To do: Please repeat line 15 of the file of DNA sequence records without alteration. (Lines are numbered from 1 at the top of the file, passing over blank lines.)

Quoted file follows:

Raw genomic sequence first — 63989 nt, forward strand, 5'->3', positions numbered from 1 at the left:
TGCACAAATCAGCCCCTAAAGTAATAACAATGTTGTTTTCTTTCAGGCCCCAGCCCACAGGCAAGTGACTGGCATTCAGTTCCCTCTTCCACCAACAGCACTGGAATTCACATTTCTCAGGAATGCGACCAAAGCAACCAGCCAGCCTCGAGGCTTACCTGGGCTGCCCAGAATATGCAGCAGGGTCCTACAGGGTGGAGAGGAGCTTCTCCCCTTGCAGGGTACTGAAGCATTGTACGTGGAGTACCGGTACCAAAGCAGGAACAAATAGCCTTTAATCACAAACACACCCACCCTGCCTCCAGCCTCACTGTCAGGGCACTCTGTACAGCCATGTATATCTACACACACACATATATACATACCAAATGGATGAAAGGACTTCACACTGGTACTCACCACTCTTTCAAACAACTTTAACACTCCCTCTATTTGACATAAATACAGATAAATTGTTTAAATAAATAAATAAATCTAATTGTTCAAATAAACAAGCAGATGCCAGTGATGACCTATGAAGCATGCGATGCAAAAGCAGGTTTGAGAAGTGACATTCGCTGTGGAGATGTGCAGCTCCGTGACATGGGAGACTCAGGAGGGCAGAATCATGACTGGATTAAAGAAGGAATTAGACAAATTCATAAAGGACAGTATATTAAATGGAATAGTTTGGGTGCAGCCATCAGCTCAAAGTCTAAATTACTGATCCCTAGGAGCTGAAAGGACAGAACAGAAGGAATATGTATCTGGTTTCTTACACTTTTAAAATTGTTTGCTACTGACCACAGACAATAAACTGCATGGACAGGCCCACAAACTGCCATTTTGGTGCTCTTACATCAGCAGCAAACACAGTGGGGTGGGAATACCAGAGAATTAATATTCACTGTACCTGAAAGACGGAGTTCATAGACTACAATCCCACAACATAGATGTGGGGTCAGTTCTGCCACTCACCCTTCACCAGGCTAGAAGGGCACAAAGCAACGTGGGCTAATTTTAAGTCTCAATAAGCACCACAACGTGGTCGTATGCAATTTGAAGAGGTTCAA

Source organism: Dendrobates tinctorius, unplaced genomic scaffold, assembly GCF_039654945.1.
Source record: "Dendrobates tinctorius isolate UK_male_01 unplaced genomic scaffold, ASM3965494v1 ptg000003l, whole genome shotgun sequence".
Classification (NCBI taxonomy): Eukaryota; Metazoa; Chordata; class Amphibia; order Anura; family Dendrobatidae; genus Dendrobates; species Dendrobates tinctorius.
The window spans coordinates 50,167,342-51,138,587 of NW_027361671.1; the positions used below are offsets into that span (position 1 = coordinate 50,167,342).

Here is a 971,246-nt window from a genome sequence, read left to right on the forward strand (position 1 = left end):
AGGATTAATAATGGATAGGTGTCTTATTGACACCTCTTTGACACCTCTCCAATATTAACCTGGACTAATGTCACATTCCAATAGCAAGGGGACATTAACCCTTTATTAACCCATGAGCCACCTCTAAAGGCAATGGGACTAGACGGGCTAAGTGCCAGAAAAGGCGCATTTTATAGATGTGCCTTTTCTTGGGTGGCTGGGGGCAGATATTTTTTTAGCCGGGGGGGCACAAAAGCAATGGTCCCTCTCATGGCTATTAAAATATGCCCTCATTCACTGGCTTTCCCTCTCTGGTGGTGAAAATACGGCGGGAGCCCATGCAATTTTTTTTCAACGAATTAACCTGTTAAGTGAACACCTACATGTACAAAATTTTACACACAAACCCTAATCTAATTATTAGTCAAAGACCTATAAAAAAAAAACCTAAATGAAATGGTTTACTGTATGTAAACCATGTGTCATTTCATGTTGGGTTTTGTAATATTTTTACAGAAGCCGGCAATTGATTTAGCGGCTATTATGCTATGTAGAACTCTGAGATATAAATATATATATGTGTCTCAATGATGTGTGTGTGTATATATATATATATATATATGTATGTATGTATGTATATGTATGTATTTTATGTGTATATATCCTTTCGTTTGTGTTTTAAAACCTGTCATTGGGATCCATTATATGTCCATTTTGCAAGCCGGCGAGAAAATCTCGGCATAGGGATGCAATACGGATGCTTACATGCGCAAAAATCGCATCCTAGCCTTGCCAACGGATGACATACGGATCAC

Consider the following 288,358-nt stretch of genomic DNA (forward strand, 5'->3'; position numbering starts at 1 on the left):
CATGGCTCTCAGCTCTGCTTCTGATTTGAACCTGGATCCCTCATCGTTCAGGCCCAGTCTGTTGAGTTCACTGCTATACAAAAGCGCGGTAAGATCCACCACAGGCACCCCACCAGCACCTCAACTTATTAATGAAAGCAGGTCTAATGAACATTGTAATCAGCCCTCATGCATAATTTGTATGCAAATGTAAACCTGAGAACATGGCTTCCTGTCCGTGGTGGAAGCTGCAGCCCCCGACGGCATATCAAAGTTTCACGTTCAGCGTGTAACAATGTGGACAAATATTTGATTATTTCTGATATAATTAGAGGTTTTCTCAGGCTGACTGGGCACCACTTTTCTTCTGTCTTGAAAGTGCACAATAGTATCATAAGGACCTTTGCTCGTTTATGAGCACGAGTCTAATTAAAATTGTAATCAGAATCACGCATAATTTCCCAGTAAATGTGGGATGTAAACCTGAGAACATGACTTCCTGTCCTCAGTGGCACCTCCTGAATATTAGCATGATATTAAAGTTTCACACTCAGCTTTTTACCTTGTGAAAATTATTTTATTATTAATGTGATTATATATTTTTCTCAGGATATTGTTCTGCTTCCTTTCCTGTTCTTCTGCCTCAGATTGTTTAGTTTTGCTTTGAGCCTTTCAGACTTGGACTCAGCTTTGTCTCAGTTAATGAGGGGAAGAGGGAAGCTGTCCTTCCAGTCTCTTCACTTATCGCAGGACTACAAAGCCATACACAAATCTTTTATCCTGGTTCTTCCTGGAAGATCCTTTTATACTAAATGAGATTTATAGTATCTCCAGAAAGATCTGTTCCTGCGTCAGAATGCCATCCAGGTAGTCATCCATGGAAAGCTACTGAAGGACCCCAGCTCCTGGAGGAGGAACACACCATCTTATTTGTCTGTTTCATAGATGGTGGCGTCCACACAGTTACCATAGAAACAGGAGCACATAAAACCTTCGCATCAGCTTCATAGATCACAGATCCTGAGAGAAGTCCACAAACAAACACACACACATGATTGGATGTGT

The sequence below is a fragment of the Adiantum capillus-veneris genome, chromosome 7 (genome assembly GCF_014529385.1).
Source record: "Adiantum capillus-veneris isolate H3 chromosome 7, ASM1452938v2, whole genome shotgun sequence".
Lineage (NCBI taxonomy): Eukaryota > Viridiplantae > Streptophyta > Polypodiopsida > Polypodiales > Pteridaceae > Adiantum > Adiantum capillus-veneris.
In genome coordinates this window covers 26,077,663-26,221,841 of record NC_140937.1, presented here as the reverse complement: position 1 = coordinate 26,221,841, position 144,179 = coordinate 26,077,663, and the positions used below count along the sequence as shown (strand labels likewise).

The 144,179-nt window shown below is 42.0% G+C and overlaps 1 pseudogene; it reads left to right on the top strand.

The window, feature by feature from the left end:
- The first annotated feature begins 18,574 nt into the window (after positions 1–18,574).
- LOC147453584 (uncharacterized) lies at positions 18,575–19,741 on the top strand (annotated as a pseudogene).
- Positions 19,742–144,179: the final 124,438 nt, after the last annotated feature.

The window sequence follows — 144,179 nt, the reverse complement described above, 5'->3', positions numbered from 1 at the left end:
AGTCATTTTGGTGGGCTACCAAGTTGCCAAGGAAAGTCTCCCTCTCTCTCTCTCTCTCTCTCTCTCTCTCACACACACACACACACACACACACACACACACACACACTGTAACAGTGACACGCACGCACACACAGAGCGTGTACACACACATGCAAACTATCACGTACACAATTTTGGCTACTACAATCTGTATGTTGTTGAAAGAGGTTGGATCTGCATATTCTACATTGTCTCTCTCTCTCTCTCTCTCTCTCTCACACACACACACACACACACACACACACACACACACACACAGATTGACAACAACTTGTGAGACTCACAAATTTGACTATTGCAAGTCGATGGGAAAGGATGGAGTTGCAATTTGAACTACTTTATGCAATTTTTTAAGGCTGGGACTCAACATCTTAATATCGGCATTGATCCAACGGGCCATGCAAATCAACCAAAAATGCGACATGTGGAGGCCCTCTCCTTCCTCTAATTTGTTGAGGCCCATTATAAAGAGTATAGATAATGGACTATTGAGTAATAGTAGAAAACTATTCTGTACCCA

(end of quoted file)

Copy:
The 144,179-nt window shown below is 42.0% G+C and overlaps 1 pseudogene; it reads left to right on the top strand.